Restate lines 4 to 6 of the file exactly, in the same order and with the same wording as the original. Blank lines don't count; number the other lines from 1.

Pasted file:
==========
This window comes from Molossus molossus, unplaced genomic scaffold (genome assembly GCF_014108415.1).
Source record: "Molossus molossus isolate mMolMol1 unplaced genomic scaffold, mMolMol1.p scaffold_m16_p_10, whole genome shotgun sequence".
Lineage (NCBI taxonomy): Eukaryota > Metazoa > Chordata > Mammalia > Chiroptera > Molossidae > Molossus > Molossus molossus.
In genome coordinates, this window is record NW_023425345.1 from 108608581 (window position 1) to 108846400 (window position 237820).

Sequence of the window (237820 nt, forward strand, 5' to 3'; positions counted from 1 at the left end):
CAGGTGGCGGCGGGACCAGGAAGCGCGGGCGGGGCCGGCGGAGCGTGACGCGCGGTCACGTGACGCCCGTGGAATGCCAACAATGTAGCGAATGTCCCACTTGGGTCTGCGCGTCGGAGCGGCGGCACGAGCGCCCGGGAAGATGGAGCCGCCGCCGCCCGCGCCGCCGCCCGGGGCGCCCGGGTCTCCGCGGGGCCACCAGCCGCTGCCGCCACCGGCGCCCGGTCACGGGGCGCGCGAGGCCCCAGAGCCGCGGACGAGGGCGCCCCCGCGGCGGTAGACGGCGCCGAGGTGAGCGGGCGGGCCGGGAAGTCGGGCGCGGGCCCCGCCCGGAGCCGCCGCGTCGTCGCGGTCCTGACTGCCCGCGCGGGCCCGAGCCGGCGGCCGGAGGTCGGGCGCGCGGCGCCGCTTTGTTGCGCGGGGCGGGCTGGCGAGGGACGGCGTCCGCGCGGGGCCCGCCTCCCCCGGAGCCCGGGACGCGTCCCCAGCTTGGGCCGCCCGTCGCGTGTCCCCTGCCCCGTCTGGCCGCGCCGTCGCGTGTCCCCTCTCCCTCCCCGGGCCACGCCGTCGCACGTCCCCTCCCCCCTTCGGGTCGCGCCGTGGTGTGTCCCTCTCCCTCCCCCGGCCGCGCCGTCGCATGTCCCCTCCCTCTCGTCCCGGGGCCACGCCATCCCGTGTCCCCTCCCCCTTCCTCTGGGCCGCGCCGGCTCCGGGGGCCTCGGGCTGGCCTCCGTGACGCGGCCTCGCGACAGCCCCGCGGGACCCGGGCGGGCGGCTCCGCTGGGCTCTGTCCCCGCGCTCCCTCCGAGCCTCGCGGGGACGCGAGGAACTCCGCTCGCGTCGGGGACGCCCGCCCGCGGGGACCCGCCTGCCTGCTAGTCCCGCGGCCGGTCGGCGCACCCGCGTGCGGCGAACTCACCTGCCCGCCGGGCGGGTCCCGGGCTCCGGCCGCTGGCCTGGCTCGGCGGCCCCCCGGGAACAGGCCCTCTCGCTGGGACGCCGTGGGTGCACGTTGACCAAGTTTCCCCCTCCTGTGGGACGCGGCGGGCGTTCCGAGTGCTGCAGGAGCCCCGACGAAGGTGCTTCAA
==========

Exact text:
In genome coordinates, this window is record NW_023425345.1 from 108608581 (window position 1) to 108846400 (window position 237820).

Sequence of the window (237820 nt, forward strand, 5' to 3'; positions counted from 1 at the left end):
CAGGTGGCGGCGGGACCAGGAAGCGCGGGCGGGGCCGGCGGAGCGTGACGCGCGGTCACGTGACGCCCGTGGAATGCCAACAATGTAGCGAATGTCCCACTTGGGTCTGCGCGTCGGAGCGGCGGCACGAGCGCCCGGGAAGATGGAGCCGCCGCCGCCCGCGCCGCCGCCCGGGGCGCCCGGGTCTCCGCGGGGCCACCAGCCGCTGCCGCCACCGGCGCCCGGTCACGGGGCGCGCGAGGCCCCAGAGCCGCGGACGAGGGCGCCCCCGCGGCGGTAGACGGCGCCGAGGTGAGCGGGCGGGCCGGGAAGTCGGGCGCGGGCCCCGCCCGGAGCCGCCGCGTCGTCGCGGTCCTGACTGCCCGCGCGGGCCCGAGCCGGCGGCCGGAGGTCGGGCGCGCGGCGCCGCTTTGTTGCGCGGGGCGGGCTGGCGAGGGACGGCGTCCGCGCGGGGCCCGCCTCCCCCGGAGCCCGGGACGCGTCCCCAGCTTGGGCCGCCCGTCGCGTGTCCCCTGCCCCGTCTGGCCGCGCCGTCGCGTGTCCCCTCTCCCTCCCCGGGCCACGCCGTCGCACGTCCCCTCCCCCCTTCGGGTCGCGCCGTGGTGTGTCCCTCTCCCTCCCCCGGCCGCGCCGTCGCATGTCCCCTCCCTCTCGTCCCGGGGCCACGCCATCCCGTGTCCCCTCCCCCTTCCTCTGGGCCGCGCCGGCTCCGGGGGCCTCGGGCTGGCCTCCGTGACGCGGCCTCGCGACAGCCCCGCGGGACCCGGGCGGGCGGCTCCGCTGGGCTCTGTCCCCGCGCTCCCTCCGAGCCTCGCGGGGACGCGAGGAACTCCGCTCGCGTCGGGGACGCCCGCCCGCGGGGACCCGCCTGCCTGCTAGTCCCGCGGCCGGTCGGCGCACCCGCGTGCGGCGAACTCACCTGCCCGCCGGGCGGGTCCCGGGCTCCGGCCGCTGGCCTGGCTCGGCGGCCCCCCGGGAACAGGCCCTCTCGCTGGGACGCCGTGGGTGCACGTTGACCAAGTTTCCCCCTCCTGTGGGACGCGGCGGGCGTTCCGAGTGCTGCAGGAGCCCCGACGAAGGTGCTTCAA